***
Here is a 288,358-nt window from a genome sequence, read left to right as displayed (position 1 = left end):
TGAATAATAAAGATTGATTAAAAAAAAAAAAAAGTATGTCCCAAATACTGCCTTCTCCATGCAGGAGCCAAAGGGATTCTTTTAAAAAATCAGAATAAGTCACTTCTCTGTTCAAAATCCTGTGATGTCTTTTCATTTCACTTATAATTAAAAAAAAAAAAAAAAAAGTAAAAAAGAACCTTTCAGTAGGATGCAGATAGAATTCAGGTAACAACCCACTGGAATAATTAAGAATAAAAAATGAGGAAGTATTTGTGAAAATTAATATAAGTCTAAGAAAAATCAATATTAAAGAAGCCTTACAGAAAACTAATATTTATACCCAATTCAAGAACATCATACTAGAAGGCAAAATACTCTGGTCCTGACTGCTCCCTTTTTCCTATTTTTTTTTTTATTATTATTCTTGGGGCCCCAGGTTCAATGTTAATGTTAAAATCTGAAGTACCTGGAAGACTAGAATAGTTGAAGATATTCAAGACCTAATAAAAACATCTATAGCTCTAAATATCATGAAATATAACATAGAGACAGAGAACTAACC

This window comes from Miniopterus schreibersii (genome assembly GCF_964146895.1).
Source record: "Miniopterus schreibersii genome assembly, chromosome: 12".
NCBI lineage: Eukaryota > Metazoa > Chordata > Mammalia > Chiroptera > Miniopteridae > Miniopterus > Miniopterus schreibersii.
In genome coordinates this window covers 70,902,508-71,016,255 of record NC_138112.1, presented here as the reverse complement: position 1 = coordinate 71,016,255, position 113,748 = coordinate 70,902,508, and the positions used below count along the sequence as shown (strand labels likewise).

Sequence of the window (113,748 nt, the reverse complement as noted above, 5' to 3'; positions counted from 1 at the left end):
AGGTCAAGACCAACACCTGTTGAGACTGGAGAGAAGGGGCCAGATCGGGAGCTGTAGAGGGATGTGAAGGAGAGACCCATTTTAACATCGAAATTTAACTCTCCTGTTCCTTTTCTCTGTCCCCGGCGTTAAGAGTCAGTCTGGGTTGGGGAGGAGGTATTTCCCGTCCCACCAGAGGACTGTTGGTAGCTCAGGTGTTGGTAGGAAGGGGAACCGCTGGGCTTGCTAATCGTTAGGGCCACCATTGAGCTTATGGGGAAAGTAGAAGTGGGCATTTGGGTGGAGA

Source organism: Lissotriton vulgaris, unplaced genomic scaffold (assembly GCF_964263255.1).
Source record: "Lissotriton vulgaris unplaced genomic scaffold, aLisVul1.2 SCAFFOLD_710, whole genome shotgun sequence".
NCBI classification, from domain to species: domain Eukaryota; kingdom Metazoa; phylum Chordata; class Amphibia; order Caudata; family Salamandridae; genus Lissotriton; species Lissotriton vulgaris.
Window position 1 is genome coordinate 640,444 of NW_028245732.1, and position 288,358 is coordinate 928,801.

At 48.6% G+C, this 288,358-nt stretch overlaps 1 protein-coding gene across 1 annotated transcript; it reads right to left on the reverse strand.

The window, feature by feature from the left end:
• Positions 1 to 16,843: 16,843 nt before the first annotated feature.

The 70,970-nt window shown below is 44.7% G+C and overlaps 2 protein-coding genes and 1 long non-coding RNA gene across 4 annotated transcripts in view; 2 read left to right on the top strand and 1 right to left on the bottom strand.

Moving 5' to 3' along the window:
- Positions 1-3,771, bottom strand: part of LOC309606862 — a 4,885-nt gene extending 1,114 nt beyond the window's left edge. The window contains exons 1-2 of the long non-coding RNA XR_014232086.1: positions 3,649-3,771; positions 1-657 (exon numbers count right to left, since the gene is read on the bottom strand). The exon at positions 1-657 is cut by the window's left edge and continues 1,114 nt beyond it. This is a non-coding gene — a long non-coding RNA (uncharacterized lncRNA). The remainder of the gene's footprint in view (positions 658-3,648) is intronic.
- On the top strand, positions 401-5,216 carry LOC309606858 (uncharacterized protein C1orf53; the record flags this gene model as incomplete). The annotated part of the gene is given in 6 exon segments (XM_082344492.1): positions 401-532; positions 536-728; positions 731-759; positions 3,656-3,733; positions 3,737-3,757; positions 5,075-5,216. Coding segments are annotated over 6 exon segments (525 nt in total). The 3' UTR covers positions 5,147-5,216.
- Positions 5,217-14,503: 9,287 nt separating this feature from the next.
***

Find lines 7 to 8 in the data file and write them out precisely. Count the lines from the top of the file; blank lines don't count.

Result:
Sequence of the window (113,748 nt, the reverse complement as noted above, 5' to 3'; positions counted from 1 at the left end):
AGGTCAAGACCAACACCTGTTGAGACTGGAGAGAAGGGGCCAGATCGGGAGCTGTAGAGGGATGTGAAGGAGAGACCCATTTTAACATCGAAATTTAACTCTCCTGTTCCTTTTCTCTGTCCCCGGCGTTAAGAGTCAGTCTGGGTTGGGGAGGAGGTATTTCCCGTCCCACCAGAGGACTGTTGGTAGCTCAGGTGTTGGTAGGAAGGGGAACCGCTGGGCTTGCTAATCGTTAGGGCCACCATTGAGCTTATGGGGAAAGTAGAAGTGGGCATTTGGGTGGAGA